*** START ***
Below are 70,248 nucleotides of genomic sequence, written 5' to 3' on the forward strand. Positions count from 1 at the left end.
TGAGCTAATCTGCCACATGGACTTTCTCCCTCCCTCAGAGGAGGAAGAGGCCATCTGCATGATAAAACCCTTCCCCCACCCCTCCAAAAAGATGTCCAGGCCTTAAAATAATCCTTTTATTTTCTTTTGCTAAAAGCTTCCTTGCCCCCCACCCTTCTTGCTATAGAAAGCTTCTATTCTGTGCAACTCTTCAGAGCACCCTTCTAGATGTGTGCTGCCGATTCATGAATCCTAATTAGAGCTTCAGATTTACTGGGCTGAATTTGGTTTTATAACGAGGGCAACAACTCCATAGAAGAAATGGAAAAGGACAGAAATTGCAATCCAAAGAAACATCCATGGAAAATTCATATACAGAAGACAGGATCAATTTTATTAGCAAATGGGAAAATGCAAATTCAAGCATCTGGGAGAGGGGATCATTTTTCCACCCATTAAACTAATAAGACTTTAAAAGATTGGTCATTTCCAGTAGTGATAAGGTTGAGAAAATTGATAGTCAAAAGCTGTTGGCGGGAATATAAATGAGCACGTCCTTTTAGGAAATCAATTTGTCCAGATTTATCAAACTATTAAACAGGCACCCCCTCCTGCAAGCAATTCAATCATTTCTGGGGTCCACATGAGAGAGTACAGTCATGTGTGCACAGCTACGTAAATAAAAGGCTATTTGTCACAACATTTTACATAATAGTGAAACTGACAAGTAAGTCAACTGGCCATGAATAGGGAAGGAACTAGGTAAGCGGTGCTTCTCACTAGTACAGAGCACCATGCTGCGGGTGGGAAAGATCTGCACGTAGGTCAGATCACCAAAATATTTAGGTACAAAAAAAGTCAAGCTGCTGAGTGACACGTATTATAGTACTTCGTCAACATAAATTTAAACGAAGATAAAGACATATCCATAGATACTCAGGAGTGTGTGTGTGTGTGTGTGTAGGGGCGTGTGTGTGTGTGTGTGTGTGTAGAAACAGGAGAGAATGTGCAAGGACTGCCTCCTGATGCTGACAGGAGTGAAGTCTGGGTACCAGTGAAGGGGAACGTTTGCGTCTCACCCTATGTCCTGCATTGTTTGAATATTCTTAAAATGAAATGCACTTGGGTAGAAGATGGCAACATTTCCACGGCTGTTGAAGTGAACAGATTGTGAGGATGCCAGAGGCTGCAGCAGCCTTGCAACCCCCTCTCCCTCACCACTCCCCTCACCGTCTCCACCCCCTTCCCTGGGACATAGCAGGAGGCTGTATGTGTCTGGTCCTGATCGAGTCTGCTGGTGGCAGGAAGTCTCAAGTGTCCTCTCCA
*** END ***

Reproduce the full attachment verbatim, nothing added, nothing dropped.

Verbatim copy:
Below are 70,248 nucleotides of genomic sequence, written 5' to 3' on the forward strand. Positions count from 1 at the left end.
TGAGCTAATCTGCCACATGGACTTTCTCCCTCCCTCAGAGGAGGAAGAGGCCATCTGCATGATAAAACCCTTCCCCCACCCCTCCAAAAAGATGTCCAGGCCTTAAAATAATCCTTTTATTTTCTTTTGCTAAAAGCTTCCTTGCCCCCCACCCTTCTTGCTATAGAAAGCTTCTATTCTGTGCAACTCTTCAGAGCACCCTTCTAGATGTGTGCTGCCGATTCATGAATCCTAATTAGAGCTTCAGATTTACTGGGCTGAATTTGGTTTTATAACGAGGGCAACAACTCCATAGAAGAAATGGAAAAGGACAGAAATTGCAATCCAAAGAAACATCCATGGAAAATTCATATACAGAAGACAGGATCAATTTTATTAGCAAATGGGAAAATGCAAATTCAAGCATCTGGGAGAGGGGATCATTTTTCCACCCATTAAACTAATAAGACTTTAAAAGATTGGTCATTTCCAGTAGTGATAAGGTTGAGAAAATTGATAGTCAAAAGCTGTTGGCGGGAATATAAATGAGCACGTCCTTTTAGGAAATCAATTTGTCCAGATTTATCAAACTATTAAACAGGCACCCCCTCCTGCAAGCAATTCAATCATTTCTGGGGTCCACATGAGAGAGTACAGTCATGTGTGCACAGCTACGTAAATAAAAGGCTATTTGTCACAACATTTTACATAATAGTGAAACTGACAAGTAAGTCAACTGGCCATGAATAGGGAAGGAACTAGGTAAGCGGTGCTTCTCACTAGTACAGAGCACCATGCTGCGGGTGGGAAAGATCTGCACGTAGGTCAGATCACCAAAATATTTAGGTACAAAAAAAGTCAAGCTGCTGAGTGACACGTATTATAGTACTTCGTCAACATAAATTTAAACGAAGATAAAGACATATCCATAGATACTCAGGAGTGTGTGTGTGTGTGTGTGTAGGGGCGTGTGTGTGTGTGTGTGTGTGTAGAAACAGGAGAGAATGTGCAAGGACTGCCTCCTGATGCTGACAGGAGTGAAGTCTGGGTACCAGTGAAGGGGAACGTTTGCGTCTCACCCTATGTCCTGCATTGTTTGAATATTCTTAAAATGAAATGCACTTGGGTAGAAGATGGCAACATTTCCACGGCTGTTGAAGTGAACAGATTGTGAGGATGCCAGAGGCTGCAGCAGCCTTGCAACCCCCTCTCCCTCACCACTCCCCTCACCGTCTCCACCCCCTTCCCTGGGACATAGCAGGAGGCTGTATGTGTCTGGTCCTGATCGAGTCTGCTGGTGGCAGGAAGTCTCAAGTGTCCTCTCCA